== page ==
Last Saturday at the Big House, I saw a sea of Maize-and-Blue — as it is often described whenever we convene at the stadium — complete with bodies packed and bleachers stacked in undulating exaltation. Hours later, a similar sea moving in a much faster fashion rushed ashore on the surface of my phone as one by one, post after post flooded my feed all in service to gameday.
But let’s be clear. Gameday photos are never a monolith. They exist in multitudes. There’s the tailgate pic at the pregame, the pic in front of the stadium, the pic inside the stadium whilst standing in the crowd, the stadium selfie, and the enduring pic exemplifying the view of the vast amalgamation of fans, players, stadium decorations, lights and iconography. Nonetheless, the feed dries. The game day hype (temporarily) dies, but I know with great certainty the wave will return, not just offline, but online too.
Aquatic allegories aside, it’s no secret that social media and our use of it play serious roles in our lives. Many of us now recognize it as having a pathological character to it, as exemplified in documentaries like “The Social Dilemma” (2020) and psychological thrillers like “Black Mirror.” We can see a common critique of digital connection daily as we witness more and more the rejection of the online coupled with the glorification of the offline, leading us to demonize the former through our veneration of the latter. Yet this precipitous perspective, rooted in what social theorist Nathan Jurgenson describes in his book “The Social Photo: On Photography and Social Media” as digital dualism, creates a false separation of the online and offline world. This false separation fails to take into consideration the vastness and variety social media and online platforms offer to us as human beings and spiritual entities. Indeed, our preoccupation with social media suggests that there is something profound to be found in the digital mediation of our lives.
Our soul’s desire for life in documented form manifests itself in a myriad of means. Journals, letters, diaries, scrapbooks and social media platforms all mediate our memory and lived experience into a materialized entity. French film critic André Bazin, in his text “The Ontology of the Photographic Image,” likens the documentation technology of photography to the embalming of the dead. In taking a photo, a formerly transient reality earns an eternal quality. The moment is not mourned. Instead, death is transgressed and the instance is immortalized. The past is preserved in the present, and what’s fleeting is now fodder for the future, forever. Photos freeze a place and time into eternity. Evidently, our souls crave to make that which is transient transcend time and space. Yet with our near-omniscient power of preservation, this documentary impulse is easily exploited, leaving us to ponder what is and what is not worth documenting. Jurgenson maintains that our everyday participation in social photography restructures our minds so that our life is “experienced in the service of its documentation.” With an audience always at our disposal, we see the world through the lens of others. This compulsion for documentation and the making of media has heavy implications for our memory. As José van Dijik, distinguished new media professor, discusses in her book “Mediated Memories in the Digital Age,” media and memory are not separate from each other, but constantly intertwining, as the former intensifies, contaminates and even usurps the latter. When what we remember from the past is primarily based on the curated collection of content created for the sake of others, we’re left to wonder what that does to our sense of self.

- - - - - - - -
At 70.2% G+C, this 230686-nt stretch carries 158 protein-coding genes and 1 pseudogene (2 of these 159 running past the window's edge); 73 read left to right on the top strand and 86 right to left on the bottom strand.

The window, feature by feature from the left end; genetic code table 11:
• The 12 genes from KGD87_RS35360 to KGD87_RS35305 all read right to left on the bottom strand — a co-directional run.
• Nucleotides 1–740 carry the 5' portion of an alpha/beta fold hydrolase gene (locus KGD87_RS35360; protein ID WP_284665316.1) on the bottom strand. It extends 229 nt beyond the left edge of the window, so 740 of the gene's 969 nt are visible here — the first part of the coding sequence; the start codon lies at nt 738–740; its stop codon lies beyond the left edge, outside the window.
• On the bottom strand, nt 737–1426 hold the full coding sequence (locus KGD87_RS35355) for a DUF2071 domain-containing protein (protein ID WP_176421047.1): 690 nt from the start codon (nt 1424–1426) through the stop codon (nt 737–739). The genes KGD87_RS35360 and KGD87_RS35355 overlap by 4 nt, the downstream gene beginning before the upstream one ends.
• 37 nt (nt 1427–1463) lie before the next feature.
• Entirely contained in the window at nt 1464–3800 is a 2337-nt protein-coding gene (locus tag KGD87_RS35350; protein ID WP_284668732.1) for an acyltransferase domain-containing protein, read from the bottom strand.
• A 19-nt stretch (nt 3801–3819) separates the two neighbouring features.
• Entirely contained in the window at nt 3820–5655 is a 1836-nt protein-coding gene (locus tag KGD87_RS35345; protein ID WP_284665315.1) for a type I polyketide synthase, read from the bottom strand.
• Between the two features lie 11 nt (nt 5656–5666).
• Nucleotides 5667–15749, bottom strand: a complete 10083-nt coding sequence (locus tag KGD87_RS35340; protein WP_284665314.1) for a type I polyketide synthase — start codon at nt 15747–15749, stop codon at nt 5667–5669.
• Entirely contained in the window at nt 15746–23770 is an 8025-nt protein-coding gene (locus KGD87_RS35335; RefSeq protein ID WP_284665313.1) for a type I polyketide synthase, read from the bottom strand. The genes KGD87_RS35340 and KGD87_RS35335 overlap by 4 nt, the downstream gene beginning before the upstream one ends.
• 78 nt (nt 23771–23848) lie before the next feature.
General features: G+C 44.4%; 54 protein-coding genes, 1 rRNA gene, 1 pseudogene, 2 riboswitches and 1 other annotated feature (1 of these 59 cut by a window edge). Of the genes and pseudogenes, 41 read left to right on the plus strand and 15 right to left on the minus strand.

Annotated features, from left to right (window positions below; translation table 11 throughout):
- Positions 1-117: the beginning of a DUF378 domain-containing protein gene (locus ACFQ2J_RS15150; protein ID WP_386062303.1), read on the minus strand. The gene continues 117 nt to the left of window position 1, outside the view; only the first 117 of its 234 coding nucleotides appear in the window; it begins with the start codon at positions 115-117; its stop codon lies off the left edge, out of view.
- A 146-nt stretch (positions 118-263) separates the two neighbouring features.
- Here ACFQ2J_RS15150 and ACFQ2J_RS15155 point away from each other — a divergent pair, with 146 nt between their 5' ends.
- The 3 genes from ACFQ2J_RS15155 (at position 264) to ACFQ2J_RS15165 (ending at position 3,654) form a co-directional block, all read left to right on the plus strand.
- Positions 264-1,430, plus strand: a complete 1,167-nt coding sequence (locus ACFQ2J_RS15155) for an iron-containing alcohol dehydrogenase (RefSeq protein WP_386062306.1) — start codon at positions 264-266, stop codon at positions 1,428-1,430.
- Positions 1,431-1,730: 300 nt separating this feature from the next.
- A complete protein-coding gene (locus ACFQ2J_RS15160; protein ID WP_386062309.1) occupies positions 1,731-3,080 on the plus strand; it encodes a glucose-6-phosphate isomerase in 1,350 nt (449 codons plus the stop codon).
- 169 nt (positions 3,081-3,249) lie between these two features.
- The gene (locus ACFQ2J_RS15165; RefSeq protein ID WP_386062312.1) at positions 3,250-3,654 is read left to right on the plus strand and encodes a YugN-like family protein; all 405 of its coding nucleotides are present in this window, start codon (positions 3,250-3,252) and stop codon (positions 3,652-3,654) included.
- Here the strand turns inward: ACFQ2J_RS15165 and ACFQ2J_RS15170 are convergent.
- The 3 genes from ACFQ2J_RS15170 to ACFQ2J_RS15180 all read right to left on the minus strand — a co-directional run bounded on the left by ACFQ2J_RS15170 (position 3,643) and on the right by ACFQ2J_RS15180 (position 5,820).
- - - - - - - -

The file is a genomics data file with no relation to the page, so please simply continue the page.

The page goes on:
As American sociologist Charles Horton Cooley’s theory of the looking-glass self espouses, we have a tendency to base our sense of self on the perception of others. Critics of social media claim that its performative nature erodes the expression of our authentic selves. Success theater and status posturing, as Jurgenson describes it, do play a role in the cultivation of our Internet personas. Yet Jurgenson argues that these conflicts between the authentic and performative selves transcend social media. He believes the assumption that the performative self is based on non-truth often implies that the authentic self, or the act of being true to oneself, assumes there is truth in the self to begin with.